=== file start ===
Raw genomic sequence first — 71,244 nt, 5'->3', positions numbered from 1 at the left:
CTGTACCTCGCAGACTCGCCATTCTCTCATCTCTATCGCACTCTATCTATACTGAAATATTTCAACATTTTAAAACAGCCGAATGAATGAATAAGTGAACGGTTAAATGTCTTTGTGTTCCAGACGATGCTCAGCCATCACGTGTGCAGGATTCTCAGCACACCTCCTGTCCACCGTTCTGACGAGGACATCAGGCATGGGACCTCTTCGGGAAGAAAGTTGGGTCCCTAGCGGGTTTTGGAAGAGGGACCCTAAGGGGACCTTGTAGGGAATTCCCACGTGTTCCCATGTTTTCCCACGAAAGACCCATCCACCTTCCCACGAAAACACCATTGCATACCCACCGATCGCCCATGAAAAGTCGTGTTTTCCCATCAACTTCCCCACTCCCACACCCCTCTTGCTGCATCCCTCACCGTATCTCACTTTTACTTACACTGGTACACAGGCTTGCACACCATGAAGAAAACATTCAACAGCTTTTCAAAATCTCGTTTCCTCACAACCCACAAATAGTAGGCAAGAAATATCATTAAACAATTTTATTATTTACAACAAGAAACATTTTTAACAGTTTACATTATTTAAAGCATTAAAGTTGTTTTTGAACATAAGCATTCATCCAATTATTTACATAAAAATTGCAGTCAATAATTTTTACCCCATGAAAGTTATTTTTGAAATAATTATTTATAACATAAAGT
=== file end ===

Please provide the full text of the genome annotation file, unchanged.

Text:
Raw genomic sequence first — 71,244 nt, 5'->3', positions numbered from 1 at the left:
CTGTACCTCGCAGACTCGCCATTCTCTCATCTCTATCGCACTCTATCTATACTGAAATATTTCAACATTTTAAAACAGCCGAATGAATGAATAAGTGAACGGTTAAATGTCTTTGTGTTCCAGACGATGCTCAGCCATCACGTGTGCAGGATTCTCAGCACACCTCCTGTCCACCGTTCTGACGAGGACATCAGGCATGGGACCTCTTCGGGAAGAAAGTTGGGTCCCTAGCGGGTTTTGGAAGAGGGACCCTAAGGGGACCTTGTAGGGAATTCCCACGTGTTCCCATGTTTTCCCACGAAAGACCCATCCACCTTCCCACGAAAACACCATTGCATACCCACCGATCGCCCATGAAAAGTCGTGTTTTCCCATCAACTTCCCCACTCCCACACCCCTCTTGCTGCATCCCTCACCGTATCTCACTTTTACTTACACTGGTACACAGGCTTGCACACCATGAAGAAAACATTCAACAGCTTTTCAAAATCTCGTTTCCTCACAACCCACAAATAGTAGGCAAGAAATATCATTAAACAATTTTATTATTTACAACAAGAAACATTTTTAACAGTTTACATTATTTAAAGCATTAAAGTTGTTTTTGAACATAAGCATTCATCCAATTATTTACATAAAAATTGCAGTCAATAATTTTTACCCCATGAAAGTTATTTTTGAAATAATTATTTATAACATAAAGT